IBM has officially announced mass production of its new award-winning microprocessor the PowerPC 970FX (called G5 by Apple), a move that suggests Apple may release a speed-bumped new generation of G5 Power Macs.

It's already known that the processor powers Apple's new G5 Xserves. IBM has confirmed it is producing the 970FX using a new 90nm manufacturing method which creates chips that consume less power.

The news means the processors can either run at faster speeds or use less power. Richard Doherty, research director at Envisioneering told Reuters: "It's logical that Apple would select the flexibility of this chip for a next-generation notebook computer."

The new processor is being manufactured at IBM's advanced $2.5 billion New York fab plant in Fishkill. "With this fusion of IBM-pioneered technologies, customers no longer have to sacrifice performance to achieve the power savings they increasingly demand," said Bernard Meyerson, IBM fellow and chief technologist at IBM Systems and Technology Group.

IBM is expected to announce a 2.5GHz version of the chip at the International Solid State Circuits Conference (ISSCC) in San Francisco next week. PowerPCs on the market today, produced on a 130nm process, top out at 2GHz.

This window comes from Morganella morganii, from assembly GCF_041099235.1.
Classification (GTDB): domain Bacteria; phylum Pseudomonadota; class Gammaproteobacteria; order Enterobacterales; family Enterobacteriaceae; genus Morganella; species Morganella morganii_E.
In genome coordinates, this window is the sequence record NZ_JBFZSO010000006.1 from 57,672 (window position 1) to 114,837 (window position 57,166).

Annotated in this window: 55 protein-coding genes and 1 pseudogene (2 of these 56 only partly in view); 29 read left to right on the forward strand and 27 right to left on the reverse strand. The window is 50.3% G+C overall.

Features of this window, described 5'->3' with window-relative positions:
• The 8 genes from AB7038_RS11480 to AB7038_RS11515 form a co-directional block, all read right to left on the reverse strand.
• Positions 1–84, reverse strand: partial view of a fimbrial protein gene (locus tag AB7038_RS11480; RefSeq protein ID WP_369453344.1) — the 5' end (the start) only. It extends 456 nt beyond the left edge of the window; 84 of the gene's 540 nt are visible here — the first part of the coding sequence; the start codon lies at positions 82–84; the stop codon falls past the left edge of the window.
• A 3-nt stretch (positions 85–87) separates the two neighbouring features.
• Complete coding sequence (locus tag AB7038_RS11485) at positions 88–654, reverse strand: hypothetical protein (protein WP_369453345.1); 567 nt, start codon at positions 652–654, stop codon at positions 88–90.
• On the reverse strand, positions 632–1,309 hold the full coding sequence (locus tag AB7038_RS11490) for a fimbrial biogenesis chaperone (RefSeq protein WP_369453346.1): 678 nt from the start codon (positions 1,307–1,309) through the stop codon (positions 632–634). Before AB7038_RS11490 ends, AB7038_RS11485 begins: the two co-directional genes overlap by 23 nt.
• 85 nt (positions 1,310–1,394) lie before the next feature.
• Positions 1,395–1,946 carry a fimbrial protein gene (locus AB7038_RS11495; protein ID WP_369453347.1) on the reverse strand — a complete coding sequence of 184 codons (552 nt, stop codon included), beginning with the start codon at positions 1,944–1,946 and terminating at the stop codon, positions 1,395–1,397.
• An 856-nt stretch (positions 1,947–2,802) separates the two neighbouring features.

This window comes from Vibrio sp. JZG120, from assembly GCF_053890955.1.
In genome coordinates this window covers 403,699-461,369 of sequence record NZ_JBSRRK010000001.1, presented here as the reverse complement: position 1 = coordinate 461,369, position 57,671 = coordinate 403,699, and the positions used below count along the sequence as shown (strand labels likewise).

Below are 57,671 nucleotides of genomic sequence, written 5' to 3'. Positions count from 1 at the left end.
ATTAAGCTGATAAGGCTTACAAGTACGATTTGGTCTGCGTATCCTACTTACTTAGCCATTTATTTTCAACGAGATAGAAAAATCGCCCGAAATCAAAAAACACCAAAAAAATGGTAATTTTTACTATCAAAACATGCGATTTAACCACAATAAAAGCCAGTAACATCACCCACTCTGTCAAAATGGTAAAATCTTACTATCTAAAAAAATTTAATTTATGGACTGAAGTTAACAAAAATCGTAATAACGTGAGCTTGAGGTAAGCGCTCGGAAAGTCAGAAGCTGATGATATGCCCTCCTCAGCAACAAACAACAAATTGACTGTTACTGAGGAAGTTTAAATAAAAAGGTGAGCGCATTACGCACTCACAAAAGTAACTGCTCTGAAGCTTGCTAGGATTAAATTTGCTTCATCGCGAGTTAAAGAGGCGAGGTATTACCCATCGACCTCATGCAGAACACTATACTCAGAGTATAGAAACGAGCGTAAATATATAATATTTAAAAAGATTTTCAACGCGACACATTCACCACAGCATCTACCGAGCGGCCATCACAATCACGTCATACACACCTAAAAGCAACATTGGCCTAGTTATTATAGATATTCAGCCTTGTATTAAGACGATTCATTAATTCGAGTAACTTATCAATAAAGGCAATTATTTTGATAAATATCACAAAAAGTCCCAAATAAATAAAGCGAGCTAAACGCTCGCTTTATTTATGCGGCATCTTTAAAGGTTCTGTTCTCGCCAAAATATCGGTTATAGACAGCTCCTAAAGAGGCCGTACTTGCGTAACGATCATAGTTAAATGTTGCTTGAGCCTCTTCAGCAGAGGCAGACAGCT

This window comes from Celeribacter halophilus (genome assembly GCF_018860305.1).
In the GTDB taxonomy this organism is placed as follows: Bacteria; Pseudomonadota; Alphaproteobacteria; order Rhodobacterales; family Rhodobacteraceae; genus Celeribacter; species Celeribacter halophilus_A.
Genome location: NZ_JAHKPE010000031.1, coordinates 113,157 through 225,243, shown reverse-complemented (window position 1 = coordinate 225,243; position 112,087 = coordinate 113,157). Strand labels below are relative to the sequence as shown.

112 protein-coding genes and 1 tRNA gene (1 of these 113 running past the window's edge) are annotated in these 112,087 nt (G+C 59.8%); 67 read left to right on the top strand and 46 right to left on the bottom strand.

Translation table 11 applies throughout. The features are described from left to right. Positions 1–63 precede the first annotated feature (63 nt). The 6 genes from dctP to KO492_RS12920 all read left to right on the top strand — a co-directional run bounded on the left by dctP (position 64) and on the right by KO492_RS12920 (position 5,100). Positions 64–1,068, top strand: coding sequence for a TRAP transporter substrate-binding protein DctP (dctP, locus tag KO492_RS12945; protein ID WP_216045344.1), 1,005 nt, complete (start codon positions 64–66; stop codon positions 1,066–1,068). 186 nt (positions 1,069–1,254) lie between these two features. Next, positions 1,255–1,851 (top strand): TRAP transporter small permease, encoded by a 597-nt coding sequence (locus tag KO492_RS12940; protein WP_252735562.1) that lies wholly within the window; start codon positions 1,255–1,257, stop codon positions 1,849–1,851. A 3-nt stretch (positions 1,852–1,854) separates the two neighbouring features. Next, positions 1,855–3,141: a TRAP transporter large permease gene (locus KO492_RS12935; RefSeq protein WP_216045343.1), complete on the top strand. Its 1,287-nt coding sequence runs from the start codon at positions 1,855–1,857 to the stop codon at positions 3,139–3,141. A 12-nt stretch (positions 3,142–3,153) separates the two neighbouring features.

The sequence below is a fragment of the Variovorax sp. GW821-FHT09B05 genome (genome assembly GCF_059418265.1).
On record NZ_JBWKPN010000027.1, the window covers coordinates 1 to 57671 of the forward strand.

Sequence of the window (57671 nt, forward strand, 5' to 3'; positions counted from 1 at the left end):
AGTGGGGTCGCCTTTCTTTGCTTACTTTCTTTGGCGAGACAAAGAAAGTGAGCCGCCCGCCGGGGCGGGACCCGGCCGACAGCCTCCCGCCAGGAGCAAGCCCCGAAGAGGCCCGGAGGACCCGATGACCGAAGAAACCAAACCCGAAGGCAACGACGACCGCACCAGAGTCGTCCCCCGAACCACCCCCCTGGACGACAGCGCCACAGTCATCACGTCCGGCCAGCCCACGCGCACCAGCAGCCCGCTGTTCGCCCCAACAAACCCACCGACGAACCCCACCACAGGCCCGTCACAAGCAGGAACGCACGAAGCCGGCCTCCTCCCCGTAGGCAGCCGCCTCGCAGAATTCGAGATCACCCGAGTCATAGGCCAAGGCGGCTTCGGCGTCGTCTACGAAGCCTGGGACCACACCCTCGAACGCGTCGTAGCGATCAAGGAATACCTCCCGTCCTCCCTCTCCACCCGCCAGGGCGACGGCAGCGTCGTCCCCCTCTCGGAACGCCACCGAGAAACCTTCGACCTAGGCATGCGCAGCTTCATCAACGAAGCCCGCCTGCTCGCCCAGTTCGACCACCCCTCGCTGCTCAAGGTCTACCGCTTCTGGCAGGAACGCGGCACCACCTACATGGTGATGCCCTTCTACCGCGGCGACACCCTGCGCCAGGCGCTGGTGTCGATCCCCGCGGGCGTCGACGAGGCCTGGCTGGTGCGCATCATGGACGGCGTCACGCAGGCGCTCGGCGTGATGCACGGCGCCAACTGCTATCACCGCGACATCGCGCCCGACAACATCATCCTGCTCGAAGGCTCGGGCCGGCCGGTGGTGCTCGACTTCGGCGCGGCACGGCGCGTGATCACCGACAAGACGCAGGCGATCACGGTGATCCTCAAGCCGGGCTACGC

Editor-in-chief of the Microprocessor Review Peter Gaskowsky told Macworld UK: "IBM currently makes what we believe is the best PC desktop processor on the market, the PowerPC 970FX, and we expect to see this chip appear in laptops as well.

"Apple had a role in the development of the PowerPC 970 family, and has benefited greatly from the ability to use these chips. It is at the forefront of the industry because of a combination of factors, not just because of the PowerPC 970 family, but those chips are a critical ingredient in the recipe for Apple's systems," he said.

In-Stat/MDR's February edition of the Micropocessor Report states: "Despite being smaller than the market-leading Pentium 4, the 970’s performance is fully competitive. In tests conducted for Apple by Veritest, using the open-source Gnu C Compiler (GCC), the 2GHz 970 outperformed the 3.2GHz Pentium 4 on the SPEC floating-point suite and was only slightly behind in SPECint testing."

The highly respected industry title also responds to numerous reports that dispute the results of those tests: "Testing conducted by various PC and Macintosh magazines show the Pentium 4 and AMD’s Athlon 64 to be significantly faster on real-world applications, but we believe this performance is due to the availability of Intel’s highly efficient vectorizing x86 compiler. IBM recently released its own vectorizing C and Fortran compilers for the PowerPC 970; these work with Apple’s own development tools, and we expect them to be widely used for Mac software development.

"As IBM’s compiler technology is adopted by Macintosh software developers, Mac applications will get a significant performance boost," it said.